Did you know that pets belonging to veterinarians, veterinary technicians, and veterinary students are often blood donors? We know how life-saving a transfusion can be, and are happy to donate our pet’s time (and blood) to save another pet’s life.
Just like human patients, veterinary patients also require blood transfusions if they are anemic (from kidney failure, immune problems, cancer, or feline leukemia), have a clotting problem (from ingesting certain types of mouse or rat poison), have hemophilia, or have acute blood loss (from trauma, cancer, or internal bleeding).
If you live near a veterinary school or large veterinary specialty clinic, call to see if you can help out other pets by volunteering your pet’s blood. In exchange, your pet will help save a life, and you’ll be able to provide a way for your pet to earn his or her keep.
In exchange for a blood donation, your pet may receive free pet food, routine physical examinations, blood work monitoring, and potentially free heartworm preventative. Each blood donor candidate is screened for numerous infectious diseases, hemoglobin levels, and metabolic screens (which averages about $700 to $1000 per donor), so this is a great way of getting "free" routine screening for your pet! In exchange, you often have to commit to having your pet donate 4-6 times a year.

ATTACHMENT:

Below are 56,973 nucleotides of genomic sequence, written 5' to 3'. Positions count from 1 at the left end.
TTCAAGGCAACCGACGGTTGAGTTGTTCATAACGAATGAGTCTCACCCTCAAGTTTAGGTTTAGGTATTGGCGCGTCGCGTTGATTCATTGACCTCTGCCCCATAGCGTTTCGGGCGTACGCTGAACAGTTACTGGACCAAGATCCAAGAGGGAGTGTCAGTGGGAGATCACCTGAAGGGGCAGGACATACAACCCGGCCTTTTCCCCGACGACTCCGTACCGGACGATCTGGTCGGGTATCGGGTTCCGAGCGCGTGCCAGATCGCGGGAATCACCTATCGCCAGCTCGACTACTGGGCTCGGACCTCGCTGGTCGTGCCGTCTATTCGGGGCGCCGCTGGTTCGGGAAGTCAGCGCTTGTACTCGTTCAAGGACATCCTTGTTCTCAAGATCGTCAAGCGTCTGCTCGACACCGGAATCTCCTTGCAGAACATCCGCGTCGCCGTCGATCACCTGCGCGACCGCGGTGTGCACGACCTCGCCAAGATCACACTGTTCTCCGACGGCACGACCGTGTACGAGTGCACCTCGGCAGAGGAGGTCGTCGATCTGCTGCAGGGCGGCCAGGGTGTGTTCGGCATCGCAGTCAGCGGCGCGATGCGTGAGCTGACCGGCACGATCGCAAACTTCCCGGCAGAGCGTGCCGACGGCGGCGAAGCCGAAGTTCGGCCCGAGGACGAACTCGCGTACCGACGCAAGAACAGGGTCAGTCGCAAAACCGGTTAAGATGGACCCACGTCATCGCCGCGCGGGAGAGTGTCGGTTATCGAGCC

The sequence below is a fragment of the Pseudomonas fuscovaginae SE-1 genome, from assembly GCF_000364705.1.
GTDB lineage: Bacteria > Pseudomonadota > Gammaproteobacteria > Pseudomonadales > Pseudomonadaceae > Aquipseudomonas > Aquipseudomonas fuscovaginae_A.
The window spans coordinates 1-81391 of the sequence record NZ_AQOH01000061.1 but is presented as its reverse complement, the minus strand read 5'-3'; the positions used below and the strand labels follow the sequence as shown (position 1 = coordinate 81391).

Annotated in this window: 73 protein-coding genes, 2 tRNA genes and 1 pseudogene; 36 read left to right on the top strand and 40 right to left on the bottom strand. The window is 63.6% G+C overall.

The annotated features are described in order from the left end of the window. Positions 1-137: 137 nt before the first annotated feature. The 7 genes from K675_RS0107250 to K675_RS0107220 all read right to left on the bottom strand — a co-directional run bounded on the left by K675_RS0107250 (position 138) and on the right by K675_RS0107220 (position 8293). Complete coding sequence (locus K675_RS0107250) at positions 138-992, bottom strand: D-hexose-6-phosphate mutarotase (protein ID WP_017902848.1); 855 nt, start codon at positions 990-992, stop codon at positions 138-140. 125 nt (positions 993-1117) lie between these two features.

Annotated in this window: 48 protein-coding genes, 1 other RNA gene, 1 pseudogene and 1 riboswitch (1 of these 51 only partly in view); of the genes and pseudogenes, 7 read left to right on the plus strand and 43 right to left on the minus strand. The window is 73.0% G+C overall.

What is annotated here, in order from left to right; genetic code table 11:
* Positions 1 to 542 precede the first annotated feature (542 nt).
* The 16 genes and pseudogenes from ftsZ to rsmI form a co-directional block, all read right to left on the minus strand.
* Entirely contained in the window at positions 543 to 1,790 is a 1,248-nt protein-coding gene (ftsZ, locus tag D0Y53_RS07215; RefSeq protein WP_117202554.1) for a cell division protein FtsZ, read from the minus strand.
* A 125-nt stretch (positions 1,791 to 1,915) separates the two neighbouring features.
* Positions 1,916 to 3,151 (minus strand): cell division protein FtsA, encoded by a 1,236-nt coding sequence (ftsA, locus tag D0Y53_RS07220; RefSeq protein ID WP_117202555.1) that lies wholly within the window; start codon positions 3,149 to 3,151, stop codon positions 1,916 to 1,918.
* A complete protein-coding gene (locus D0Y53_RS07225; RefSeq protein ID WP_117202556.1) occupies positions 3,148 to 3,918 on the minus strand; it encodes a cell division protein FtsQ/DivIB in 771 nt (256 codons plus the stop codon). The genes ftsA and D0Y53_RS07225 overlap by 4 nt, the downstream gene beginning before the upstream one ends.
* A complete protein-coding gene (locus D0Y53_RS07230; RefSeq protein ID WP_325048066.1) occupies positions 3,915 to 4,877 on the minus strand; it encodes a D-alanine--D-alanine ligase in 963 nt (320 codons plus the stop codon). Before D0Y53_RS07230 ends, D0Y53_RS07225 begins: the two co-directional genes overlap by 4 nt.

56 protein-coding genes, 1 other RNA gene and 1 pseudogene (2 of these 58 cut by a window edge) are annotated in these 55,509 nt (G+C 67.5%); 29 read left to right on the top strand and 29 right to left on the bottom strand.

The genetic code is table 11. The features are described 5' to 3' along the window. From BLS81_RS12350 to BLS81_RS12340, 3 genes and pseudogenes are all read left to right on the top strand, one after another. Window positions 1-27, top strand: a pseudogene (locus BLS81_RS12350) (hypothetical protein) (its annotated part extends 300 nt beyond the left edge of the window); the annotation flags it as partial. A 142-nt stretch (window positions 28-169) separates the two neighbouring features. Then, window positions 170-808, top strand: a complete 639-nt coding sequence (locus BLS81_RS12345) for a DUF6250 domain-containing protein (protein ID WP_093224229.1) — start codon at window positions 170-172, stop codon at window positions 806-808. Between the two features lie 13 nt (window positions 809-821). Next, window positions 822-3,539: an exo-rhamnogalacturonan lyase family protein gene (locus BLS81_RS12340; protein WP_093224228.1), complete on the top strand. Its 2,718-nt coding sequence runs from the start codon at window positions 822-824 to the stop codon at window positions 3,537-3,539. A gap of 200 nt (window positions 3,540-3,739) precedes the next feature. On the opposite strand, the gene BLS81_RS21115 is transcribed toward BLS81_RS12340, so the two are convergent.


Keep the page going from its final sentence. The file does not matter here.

The perfect dog blood donor is:
- Young to middle-aged (1 to 7 years of age)
- Good natured (like greyhounds!)
- More than 50 pounds (in lean body weight)
- Up to date on vaccines
- Not on any medication (other than flea, tick, and heartworm preventative)
- Never received a transfusion before
Most dogs don’t typically need to be sedated, as the process isn’t painful. Most dogs lie quietly on their side while getting lots of TLC, petting, and soothing during the 15- to 20-minute donation process.
The perfect cat blood donor is:
- Between 2-7 years of age
- Current on vaccines
- More than 10 pounds (in lean body weight!)
- Not on any medications (other than heartworm, flea, and tick preventative)
- Indoor only (and that includes all the companion housemate cats, too)
- Feline leukemia (FeLV) and feline immunodeficiency virus (FIV) negative
- Never been previously bred
- Never been previously transfused
Unfortunately, because cats aren’t quite as laid back as dogs, they do need to be sedated for blood donation, no matter how good their veins are.
While these lists seems long, and there is the potential risk of sedation, see if your pet qualifies to help save another pet’s life. It’s a very rewarding feeling, and you’ll earn some canine or kitty karma for the future!
Dr. Justine Lee